I hope this helps anyone else trying to create a guest account. My aim is to allow houseguests to use my computer, without any fear that they’ll accidentally get into private files. I want the guests to be able to create any files they may need, but I also want to make it easy for me to delete them afterward. Since they need the root password to write anywhere but their home directory, this seems a pretty safe setup.
On second thought, I’d better make the future “user”-created files only readable and executable by other members of the “user” group – not deletable by them. So I think that #4 above should be $ umask 027
I may not understand this command perfectly, so others please correct me if this is an error.
So it is definitely completely accessible and writable by the whole world.
You could also use chmod -R 770 to restrict the access to members of the “guests” group and add yourself or others to that group with:
**usermod -A guests username ** username being the login name of the user you want to add, i.e yourself and your family members. It is safer but it’s up to you.
You can also place the sticky bit on /home/guests, so your guests can create files but won’t be allowed to delete or overwrite files created by other guests. That’s usually what you would use on public directories. chmod 1770 /home/guests
# The default group for users
# 1000=users on Debian systems
# same then USERS_GID in adduser
# Please be aware that Debian's adduser defaults to "user groups"
# which means that one group is created for each user
# There is no way to achieve this with useradd which must remains a low
# level utility
Hmmmmm–these are very good points. Carlos is correct – I do trust my friends’ intentions. However, just playing around, they could accidentally do something I don’t want. I suppose I could do the $ chmod -R 770 /home/guest – since I have the password anyway. I can clean out the directory, or even delete the account altogether to clear out the activity.
But I like the idea of a chrooted home the best. Is there any noob-friendly documentation on doing this? I’ve searched, but I never found a source that I could understand very clearly.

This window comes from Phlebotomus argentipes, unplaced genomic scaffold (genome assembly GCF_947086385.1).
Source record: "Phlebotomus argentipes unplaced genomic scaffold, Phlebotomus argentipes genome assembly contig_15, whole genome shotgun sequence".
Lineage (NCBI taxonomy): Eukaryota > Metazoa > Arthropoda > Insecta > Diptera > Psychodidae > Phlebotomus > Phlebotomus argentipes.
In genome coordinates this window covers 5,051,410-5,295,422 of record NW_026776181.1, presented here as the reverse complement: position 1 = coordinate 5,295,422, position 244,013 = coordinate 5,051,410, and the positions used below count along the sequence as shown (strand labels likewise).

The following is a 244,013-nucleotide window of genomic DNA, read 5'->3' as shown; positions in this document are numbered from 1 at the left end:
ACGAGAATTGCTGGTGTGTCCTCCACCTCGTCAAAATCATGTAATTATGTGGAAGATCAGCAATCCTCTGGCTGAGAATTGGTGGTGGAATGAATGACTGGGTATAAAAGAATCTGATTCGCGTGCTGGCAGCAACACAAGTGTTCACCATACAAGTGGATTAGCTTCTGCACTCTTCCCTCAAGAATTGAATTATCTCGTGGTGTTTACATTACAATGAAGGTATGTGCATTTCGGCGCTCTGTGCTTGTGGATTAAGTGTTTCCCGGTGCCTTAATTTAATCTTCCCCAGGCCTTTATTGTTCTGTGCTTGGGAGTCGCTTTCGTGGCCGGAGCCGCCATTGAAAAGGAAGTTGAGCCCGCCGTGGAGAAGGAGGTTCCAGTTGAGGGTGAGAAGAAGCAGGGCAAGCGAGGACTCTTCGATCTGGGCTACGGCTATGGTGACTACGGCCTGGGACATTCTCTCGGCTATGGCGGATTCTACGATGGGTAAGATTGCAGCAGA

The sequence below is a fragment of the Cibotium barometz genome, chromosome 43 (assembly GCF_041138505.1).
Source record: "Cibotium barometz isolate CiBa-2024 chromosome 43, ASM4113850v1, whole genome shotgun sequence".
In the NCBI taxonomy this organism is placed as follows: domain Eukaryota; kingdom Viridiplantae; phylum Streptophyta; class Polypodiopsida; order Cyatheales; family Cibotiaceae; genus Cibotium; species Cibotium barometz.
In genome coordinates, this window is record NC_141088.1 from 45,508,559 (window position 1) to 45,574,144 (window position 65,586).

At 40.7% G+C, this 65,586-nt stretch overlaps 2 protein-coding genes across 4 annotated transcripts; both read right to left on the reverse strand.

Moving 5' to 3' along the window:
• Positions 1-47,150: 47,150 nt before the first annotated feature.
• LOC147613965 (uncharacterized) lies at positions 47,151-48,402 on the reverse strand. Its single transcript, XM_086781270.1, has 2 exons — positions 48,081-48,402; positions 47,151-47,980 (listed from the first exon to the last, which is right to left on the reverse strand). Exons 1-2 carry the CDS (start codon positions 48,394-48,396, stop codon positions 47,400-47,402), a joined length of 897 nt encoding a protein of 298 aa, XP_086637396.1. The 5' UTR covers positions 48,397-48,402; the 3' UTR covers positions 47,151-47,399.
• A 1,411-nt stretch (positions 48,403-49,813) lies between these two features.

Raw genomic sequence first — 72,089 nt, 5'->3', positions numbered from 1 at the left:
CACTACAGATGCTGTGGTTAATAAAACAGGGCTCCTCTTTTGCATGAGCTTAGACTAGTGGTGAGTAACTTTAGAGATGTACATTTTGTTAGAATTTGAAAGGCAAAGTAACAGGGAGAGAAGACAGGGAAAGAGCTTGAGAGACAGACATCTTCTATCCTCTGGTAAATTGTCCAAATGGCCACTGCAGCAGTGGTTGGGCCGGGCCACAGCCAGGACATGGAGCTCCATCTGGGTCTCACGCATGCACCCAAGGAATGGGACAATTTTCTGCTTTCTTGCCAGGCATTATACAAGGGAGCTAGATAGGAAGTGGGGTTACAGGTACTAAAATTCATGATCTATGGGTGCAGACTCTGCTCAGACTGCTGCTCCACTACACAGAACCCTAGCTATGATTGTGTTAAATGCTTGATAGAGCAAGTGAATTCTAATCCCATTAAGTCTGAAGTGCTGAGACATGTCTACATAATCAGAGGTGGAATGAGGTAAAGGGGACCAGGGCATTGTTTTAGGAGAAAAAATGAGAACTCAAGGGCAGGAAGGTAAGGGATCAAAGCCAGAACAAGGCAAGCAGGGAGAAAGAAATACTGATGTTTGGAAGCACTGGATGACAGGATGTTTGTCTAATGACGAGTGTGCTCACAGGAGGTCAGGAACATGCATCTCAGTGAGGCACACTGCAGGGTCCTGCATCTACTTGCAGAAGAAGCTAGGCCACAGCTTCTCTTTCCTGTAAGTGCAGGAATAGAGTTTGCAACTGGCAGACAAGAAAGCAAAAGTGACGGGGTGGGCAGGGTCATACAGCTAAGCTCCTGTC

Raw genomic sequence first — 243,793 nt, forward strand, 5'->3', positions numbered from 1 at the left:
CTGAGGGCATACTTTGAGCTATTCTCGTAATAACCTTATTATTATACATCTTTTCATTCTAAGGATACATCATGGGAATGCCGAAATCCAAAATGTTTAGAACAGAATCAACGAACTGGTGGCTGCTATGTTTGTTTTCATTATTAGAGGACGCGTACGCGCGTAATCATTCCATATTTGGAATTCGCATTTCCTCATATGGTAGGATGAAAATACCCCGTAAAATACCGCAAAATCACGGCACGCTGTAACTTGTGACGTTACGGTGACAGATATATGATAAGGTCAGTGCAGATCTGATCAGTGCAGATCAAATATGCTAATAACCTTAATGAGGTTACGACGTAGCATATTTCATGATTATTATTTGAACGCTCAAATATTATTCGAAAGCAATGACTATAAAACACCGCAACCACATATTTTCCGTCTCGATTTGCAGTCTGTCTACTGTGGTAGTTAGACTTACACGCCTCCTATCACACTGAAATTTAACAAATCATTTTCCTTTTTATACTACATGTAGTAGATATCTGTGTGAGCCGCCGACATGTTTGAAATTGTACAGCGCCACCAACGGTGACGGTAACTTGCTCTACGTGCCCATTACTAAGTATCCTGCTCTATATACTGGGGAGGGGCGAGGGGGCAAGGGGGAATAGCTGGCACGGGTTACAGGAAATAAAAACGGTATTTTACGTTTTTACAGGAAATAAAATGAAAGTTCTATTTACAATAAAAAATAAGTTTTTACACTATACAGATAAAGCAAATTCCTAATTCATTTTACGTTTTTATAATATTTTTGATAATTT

On 2010-09-18 21:06, xpacker wrote:
>> So it is definitely completely accessible and writable by the whole
> Hmmmm–good point. I hadn’t thought that through carefully.
>> You could also use chmod -R 770 to restrict the access to members of
>> the “guests” group and add yourself or others to that group with:
>> USERMOD -A GUESTS -USERNAME-
>> -username- being the login name of the user you want to add, i.e
>> yourself and your family members. It is safer but it’s up to you.
> Now, if I add my family members to the “guests” group, does that mean
> that the user “guest” is part of a group that can read/execute in our
> home directories?
No, it means that members of group “guests” (ie, you, your family) can access the “guest” user files.
Thanks for the clarification, Carlos. I was under the impression that “group” specified by user/group/others meant all the groups, not just the default group. This is exactly what I want: read/execute access between family members, but the guest account has no access to our home directories.
May I be a little bit more precise? It is not “the default group”. It is the group that owns the file. E.g.:
henk@boven:~> ls -ld Mail
drwx-w---- 11 henk wij 4096 sep 21 10:19 Mail
shows you a directory Mail where user henk is owner and group wij is the owning group.
. User henk may read, write and search in the directory;
. All members of group wij (either if that is their default group at login or when they are allowed to change to that group and have done so) may write to the directory (writing to a directory means e.g. deleting files in there);
. All others are denied any access.
You are welcome. The learning curve is quite steep and in fact, when one starts using Unix/Linux there are to many subjects you want to understand at once. But when you have some spare time, just tae a subject (like this ownership/acess right thing) and strat to find info. It helps and you will enjoy it.
On 2010-09-21 16:46, hcvv wrote:
> May I be a little bit more precise? It is not “the default group”. It
> is the group that owns the file. E.g.:
Maybe I’ll add a bit more.
If I used the term “default group” I meant that every user belongs to a… I’m not sure what to call
it, a “default group”, plus a list of groups. The first one is the one listed in the passwd line for
and the list of other groups is handled in the group file by listing users that belong to each group.
What is different about the “default group”? That when a user creates a file, it belongs to that
user and to the “default group”.
In this case, make sure that the guest user is not listed as belonging to the “users” group, or it
will have access to your “homes”. It is easy to do, but it is also easy to forget if somebody else
is doing maintenance, or a year later. One thing that is missing in the passwd and group files is a
field for comments.
Cheers / Saludos,
Carlos E. R.
(from 11.2 x86_64 “Emerald” GM (Elessar))